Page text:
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ORIGINAL RESEARCH article

Front. Plant Sci., 20 February 2023
Sec. Plant Pathogen Interactions
This article is part of the Research Topic Legume Root Diseases View all 15 articles

Inoculum production of Phytophthora medicaginis can be used to screen for partial resistance in chickpea genotypes

  • 1Plant Systems, New South Wales Department of Primary Industries, Tamworth, NSW, Australia
  • 2Centre for Horticultural Science, University of Queensland, Brisbane, QLD, Australia
  • 3School of Environmental and Rural Science, University of New England, Armidale, NSW, Australia

Phytophthora root rot caused by Phytophthora medicaginis is an important disease of chickpeas (Cicer arietinum) in Australia with limited management options, increasing reliance on breeding for improved levels of genetic resistance. Resistance based on chickpea–Cicer echinospermum crosses is partial with a quantitative genetic basis provided by C. echinospermum and some disease tolerance traits originating from C. arietinum germplasm. Partial resistance is hypothesised to reduce pathogen proliferation, while tolerant germplasm may contribute some fitness traits, such as an ability to maintain yield despite pathogen proliferation. To test these hypotheses, we used P. medicaginis DNA concentrations in the soil as a parameter for pathogen proliferation and disease assessments on lines of two recombinant inbred populations of chickpea–C. echinospermum crosses to compare the reactions of selected recombinant inbred lines and parents. Our results showed reduced inoculum production in a C. echinospermum backcross parent relative to the C. arietinum variety Yorker. Recombinant inbred lines with consistently low levels of foliage symptoms had significantly lower levels of soil inoculum compared to lines with high levels of visible foliage symptoms. In a separate experiment, a set of superior recombinant inbred lines with consistently low levels of foliage symptoms was tested for soil inoculum reactions relative to control normalised yield loss. The in-crop P. medicaginis soil inoculum concentrations across genotypes were significantly and positively related to yield loss, indicating a partial resistance-tolerance spectrum. Disease incidence and the rankings for in-crop soil inoculum were correlated strongly to yield loss. These results indicate that soil inoculum reactions may be useful to identify genotypes with high levels of partial resistance.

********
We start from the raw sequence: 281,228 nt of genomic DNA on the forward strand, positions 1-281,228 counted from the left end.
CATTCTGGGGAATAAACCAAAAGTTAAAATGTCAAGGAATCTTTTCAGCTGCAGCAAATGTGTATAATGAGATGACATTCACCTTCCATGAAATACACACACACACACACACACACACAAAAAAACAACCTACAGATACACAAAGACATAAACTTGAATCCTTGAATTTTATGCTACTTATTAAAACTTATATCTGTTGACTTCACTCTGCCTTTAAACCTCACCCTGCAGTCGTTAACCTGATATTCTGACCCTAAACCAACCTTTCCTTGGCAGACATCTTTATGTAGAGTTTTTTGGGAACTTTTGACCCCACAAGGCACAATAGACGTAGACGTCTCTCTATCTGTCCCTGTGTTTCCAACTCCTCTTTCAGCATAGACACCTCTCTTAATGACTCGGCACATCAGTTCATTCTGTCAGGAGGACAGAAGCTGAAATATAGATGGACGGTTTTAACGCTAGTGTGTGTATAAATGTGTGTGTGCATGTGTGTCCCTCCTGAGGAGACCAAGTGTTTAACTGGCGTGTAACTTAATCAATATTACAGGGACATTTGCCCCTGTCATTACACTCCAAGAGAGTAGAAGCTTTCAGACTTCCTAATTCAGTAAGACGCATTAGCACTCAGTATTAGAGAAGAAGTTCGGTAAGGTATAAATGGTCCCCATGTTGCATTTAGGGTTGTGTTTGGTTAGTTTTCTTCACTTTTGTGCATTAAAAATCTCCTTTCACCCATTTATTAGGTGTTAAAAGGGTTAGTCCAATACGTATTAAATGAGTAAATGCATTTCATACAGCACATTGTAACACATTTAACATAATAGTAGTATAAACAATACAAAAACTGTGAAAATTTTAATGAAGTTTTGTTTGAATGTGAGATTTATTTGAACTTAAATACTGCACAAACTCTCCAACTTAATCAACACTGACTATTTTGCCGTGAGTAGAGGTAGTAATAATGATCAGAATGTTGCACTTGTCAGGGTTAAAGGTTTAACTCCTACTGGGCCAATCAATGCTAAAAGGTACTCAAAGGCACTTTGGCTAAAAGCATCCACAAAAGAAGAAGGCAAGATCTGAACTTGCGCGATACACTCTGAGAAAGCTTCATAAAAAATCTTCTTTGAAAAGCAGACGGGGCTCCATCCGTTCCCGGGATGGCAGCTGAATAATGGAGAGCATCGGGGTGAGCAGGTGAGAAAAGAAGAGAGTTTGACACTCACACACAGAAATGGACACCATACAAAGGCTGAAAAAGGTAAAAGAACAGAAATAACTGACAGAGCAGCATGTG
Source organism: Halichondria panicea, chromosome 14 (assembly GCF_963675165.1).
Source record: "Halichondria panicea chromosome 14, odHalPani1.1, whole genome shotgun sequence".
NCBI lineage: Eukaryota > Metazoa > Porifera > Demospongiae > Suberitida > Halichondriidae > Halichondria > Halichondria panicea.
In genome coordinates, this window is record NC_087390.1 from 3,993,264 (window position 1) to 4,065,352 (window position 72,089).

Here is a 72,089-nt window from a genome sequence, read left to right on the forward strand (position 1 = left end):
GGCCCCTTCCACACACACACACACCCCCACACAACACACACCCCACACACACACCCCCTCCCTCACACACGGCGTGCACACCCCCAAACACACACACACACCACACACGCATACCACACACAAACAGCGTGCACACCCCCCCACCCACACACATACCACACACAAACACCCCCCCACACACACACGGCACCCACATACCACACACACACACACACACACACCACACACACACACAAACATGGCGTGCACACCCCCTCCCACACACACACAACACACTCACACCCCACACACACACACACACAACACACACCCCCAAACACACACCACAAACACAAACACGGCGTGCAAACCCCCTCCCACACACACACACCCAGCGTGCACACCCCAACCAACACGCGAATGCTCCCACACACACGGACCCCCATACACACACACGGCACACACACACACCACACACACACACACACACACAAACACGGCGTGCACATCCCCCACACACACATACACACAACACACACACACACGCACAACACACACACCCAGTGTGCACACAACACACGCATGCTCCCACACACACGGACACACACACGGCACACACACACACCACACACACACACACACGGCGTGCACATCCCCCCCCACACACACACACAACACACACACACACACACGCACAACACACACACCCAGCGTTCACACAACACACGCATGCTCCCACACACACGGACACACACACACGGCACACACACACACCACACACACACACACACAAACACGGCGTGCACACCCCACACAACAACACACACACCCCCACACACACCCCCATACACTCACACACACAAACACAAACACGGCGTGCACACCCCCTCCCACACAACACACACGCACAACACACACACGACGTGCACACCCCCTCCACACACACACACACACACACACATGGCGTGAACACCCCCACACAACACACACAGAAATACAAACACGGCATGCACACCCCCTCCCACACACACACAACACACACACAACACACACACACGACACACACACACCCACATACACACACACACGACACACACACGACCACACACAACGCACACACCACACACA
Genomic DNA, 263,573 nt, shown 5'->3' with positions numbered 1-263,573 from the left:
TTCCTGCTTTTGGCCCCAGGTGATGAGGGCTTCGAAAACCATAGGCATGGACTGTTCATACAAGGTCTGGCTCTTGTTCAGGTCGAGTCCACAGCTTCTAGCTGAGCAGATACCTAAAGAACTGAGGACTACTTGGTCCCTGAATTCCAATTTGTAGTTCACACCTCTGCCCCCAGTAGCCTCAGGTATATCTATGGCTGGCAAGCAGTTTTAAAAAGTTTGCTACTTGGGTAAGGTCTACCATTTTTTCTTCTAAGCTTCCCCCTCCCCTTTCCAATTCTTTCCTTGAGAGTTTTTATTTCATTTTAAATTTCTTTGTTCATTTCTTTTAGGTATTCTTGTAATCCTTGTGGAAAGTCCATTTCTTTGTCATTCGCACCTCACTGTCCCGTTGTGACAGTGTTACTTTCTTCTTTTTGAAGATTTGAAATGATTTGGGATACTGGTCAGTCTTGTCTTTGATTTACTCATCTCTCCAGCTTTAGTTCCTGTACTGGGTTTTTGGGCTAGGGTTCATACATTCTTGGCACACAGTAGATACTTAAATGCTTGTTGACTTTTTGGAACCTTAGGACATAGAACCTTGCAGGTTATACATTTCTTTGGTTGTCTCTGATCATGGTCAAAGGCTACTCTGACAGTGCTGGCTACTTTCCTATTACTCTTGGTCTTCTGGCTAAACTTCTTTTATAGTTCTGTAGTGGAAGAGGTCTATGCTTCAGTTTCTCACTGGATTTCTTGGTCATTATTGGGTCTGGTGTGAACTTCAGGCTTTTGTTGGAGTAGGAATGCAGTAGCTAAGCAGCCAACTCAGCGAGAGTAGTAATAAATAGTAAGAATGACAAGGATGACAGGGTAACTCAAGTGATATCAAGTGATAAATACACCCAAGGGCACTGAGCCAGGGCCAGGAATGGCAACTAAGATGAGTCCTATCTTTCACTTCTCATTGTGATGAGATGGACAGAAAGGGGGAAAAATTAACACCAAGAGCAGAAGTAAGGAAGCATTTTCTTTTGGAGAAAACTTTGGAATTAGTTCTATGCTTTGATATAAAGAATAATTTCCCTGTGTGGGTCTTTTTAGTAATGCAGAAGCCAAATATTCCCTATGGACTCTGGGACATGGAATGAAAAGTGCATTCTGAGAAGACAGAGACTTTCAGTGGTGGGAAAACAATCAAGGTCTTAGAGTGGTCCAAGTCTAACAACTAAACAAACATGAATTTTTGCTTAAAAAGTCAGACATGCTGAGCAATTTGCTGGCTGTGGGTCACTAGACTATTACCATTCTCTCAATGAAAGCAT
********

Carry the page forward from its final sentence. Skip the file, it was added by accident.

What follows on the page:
Introduction

Phytophthora root rot (PRR) of chickpea (Cicer arietinum), caused by the Oomycete, Phytophthora medicaginis, is an important root disease of chickpea crops in the north-eastern Australian grain belt (Singh et al., 1994; Salam et al., 2011). For chickpea, similar to PRR of soybean, treatment of the seed with metalaxyl provides initial control during crop establishment, but protection across the whole growing season using cost-effective chemicals is not available (Dorrance and McClure, 2001). Absence of effective control methods has led to a focus on breeding for improved levels of resistance to provide a genetic solution to control PRR in chickpeas (Singh et al., 1994).

There are various types of resistance to plant pathogens that have different genetic basis. In this study, we examined partial resistance, which we define as resistance that confers reduced pathogen development, propagation, and spread of a disease in a plant population with a quantitative (non-major gene) genetic basis (Pariaud et al., 2009; St Clair, 2010) (Glossary Box). The term tolerance has also been used widely to refer to the performance of a genotype under disease pressure in the field, especially the ability to maintain yield in the presence of infection, although there have been considerable contradictions in its use and interpretation (Simms and Triplett, 1994; Erwin and Ribeiro, 1996; Pagan and Garcia-Arenal, 2020) (Glossary Box). From a general perspective of cause and effect between plant and pathogen, resistance is considered the effect of the plant on the pathogen, whereas tolerance is considered the effect of the pathogen on the plant. To discriminate among genotypes with partial resistance or tolerant phenotypes, it is necessary to compare the fitness or productivity of genotypes under the same levels of pathogen colonisation (Schafer, 1971; Pagan and Garcia-Arenal, 2020). Pagan and Garcia-Arenal (2020), when reviewing this area, observed that it is technically difficult to ensure the same level of pathogen colonisation even in non-field-based phenotyping systems but that quantifying the amount of disease or inoculum in the relevant infected tissue provided an effective method of comparing reactions and that fitness could be normalised against control treatments.